When I was a larger child, I would promise myself every January 1st that I was going to change my life. That it would finally be the year that I would shrink myself and “fit in” better with the rest of the people my age.
This usually lasted all of a few hours, when I’d discover the stash of uneaten treats on the counter and decide that I’d feast first.
Then- and only then, would I start my diet. I’d eat bags of candy, containers of fudge, plates of cookies… I’d feel terrible about myself… and I’d decide that now the damage was done and I could move forward- to my diet.
And that lasted until I was hungry again- when I’d get mad at my body for DARING to tell me to eat after I made myself sick on treats just a few hours earlier.
Then came weight loss.
The first year it didn’t affect much. I stored treats from the holidays in closets, freezers, under my bed, in my car… wherever I could so I had instant and unlimited access once my weekly weigh-in was done. I white-knuckled my way through the holidays. I turned down treats and indulgences in front of other people. “You have such strong willpower!” “I can’t believe you aren’t going to eat that!” I’d smile and nod, knowing full well that I would be sick to my stomach on this food soon enough. I could resist it for one meal. It probably didn’t taste that good anyway, right?
As my disordered eating spiraled out of control, I even quit binging like I had been because it was keeping me from seeing myself shrink more and more. I just didn’t eat much. Once in a while I’d let myself go nuts, but I’d follow it with a very punishing session at the gym. I’d walk until my knees gave out. I’d elliptical until I couldn’t stand. I wanted to sweat out all of the damage and I wouldn’t stop until I felt physically exhausted and in unbearable pain. “I just really like to sweat” I’d tell people.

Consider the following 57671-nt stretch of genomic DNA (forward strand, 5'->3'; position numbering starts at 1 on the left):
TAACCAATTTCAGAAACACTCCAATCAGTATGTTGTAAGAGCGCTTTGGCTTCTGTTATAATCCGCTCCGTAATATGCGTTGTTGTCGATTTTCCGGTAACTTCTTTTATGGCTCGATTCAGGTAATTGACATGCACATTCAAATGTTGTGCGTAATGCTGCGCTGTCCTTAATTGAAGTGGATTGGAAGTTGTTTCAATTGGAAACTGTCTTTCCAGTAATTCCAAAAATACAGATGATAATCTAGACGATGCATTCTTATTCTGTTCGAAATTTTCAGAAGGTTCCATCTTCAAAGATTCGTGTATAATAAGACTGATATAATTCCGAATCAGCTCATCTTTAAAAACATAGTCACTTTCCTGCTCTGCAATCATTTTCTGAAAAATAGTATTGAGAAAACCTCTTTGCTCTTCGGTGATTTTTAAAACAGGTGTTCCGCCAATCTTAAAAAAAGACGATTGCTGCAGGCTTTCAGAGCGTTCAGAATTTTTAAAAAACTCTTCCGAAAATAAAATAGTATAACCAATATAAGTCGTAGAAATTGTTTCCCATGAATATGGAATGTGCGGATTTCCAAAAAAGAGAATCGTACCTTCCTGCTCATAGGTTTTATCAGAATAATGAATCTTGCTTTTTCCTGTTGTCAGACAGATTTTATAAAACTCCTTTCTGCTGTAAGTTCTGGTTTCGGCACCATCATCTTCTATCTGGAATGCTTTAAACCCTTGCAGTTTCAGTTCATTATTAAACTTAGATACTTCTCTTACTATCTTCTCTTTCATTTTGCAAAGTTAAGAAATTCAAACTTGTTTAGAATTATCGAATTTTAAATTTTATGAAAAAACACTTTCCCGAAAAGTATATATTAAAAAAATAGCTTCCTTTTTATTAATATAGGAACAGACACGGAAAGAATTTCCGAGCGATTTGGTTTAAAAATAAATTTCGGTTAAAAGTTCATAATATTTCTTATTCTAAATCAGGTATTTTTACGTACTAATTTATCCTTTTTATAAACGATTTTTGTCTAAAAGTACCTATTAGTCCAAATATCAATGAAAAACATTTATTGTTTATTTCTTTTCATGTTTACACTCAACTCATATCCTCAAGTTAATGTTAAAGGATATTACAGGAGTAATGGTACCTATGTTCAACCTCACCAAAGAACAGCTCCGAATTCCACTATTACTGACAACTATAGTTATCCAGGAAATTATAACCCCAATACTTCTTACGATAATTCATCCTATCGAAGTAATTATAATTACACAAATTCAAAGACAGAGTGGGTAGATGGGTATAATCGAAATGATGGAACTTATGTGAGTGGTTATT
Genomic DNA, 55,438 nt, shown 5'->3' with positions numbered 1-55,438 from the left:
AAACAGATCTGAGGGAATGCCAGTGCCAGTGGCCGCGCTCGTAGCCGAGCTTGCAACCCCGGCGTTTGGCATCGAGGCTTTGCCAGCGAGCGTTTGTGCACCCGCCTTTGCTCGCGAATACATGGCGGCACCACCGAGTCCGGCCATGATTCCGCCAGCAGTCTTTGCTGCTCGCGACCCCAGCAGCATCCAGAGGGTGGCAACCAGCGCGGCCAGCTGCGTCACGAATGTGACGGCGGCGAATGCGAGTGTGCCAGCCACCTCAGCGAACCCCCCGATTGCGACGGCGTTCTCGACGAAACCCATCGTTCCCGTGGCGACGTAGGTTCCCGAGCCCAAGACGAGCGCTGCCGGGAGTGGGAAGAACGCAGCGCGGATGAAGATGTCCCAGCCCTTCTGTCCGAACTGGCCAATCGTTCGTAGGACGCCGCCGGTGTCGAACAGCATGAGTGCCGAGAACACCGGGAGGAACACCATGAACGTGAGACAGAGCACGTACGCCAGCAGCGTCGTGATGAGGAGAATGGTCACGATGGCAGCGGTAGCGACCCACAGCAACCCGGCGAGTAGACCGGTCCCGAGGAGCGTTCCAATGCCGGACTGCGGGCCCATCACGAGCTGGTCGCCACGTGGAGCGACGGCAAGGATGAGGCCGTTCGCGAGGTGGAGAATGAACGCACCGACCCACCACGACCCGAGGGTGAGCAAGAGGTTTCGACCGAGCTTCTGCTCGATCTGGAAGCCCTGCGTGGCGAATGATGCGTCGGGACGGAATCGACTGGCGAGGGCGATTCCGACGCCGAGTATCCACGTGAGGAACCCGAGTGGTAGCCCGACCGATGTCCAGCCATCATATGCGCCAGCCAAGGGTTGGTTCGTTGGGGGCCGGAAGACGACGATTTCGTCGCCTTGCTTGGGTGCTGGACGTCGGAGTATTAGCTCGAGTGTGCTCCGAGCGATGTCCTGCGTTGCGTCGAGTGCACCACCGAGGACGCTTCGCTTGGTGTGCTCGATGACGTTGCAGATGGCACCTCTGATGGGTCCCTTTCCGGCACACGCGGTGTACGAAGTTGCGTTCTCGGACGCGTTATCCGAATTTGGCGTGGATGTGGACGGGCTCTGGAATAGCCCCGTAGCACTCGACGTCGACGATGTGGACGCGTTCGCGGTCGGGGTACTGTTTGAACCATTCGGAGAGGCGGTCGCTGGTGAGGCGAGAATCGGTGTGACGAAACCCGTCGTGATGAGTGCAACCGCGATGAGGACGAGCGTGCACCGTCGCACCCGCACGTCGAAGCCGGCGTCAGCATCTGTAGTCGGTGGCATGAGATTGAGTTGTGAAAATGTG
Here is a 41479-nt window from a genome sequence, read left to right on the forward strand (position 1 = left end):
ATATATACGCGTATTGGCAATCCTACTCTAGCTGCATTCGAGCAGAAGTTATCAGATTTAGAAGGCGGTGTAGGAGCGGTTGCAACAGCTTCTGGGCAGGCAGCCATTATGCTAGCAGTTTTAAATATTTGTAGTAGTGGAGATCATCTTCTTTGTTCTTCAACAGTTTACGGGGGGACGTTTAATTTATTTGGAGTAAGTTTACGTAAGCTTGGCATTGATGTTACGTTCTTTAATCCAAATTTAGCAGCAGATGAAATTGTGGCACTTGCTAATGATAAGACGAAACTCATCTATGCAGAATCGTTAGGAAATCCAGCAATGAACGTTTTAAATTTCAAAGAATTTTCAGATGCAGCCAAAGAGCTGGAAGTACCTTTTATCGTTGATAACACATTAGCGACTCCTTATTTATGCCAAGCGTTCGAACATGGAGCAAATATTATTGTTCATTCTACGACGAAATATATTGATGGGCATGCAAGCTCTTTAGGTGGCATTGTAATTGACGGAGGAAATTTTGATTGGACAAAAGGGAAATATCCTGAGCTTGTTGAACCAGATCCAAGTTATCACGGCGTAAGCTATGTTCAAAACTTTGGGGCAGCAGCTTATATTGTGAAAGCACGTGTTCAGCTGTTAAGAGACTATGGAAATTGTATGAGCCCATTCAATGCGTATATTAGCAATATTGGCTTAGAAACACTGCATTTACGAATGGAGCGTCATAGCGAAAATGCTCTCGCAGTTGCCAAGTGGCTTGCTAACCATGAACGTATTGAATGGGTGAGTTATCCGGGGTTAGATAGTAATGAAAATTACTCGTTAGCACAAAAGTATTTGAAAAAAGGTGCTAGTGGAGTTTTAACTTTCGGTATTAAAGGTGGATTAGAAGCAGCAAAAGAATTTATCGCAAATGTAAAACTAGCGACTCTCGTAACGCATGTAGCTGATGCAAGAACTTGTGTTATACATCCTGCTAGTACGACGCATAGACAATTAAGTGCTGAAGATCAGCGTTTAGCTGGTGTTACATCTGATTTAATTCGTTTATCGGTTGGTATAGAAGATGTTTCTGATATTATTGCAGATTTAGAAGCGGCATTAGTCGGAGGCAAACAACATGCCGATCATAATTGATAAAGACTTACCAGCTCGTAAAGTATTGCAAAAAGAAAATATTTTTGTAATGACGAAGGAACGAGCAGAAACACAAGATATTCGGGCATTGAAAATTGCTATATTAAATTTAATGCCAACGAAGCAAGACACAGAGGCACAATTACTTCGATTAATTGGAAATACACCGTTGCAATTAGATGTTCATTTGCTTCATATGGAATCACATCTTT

At gatherings, I was usually so hungry or so busy counting calories or points that I had a hard time paying attention to the people in the room. To the conversations. To the memories that were being made before my eyes. All I cared about was whether or not I would be able to eat anything based on the allotment of calories/points I had given myself for that meal. I carried a head of lettuce with me wherever I went. (I’m not joking. I really did.) After I ate, I thought about how awful and weak I was for eating so much. I fixated on my next workout and how I was going to burn it all off.
I slowly loosened my grip on counting and somehow made it to where I am today. One step at a time.
I have a love/hate relationship with this time of year and all that it entails. I love the gatherings, the lights, the sounds, the smells, the treats! But I hate how diet culture is waiting in the wings… ready to swoop in on all of us with their messaging that we’re “not good enough” and their magical solution. It makes me angry to think about how awful I was for so many years- to my family with my tantrums about meals being served and inability to really be present, to my friends with so many declined invites simply because I was scared of the food being served or needed to workout more than anything else in the world, and especially to my body with disordered eating.
95%+ of diets FAIL. And most of the people who try dieting end up gaining even more weight back when they rebound.
Is it worth it?
Is the money, the time, the mindset… is that worth our precious time and resources?
I don’t think so.
I’m in favor of enjoying all foods that you love. I’m in favor of moving in ways that you love. I’m in favor of putting myself on the list. I’m in favor of showing up for myself and listening to what I need.
So no… I will NOT be joining the millions of desperate people who desire to change how their body looks with the promises of the diet industry.
And I will have Happier Holidays around Food!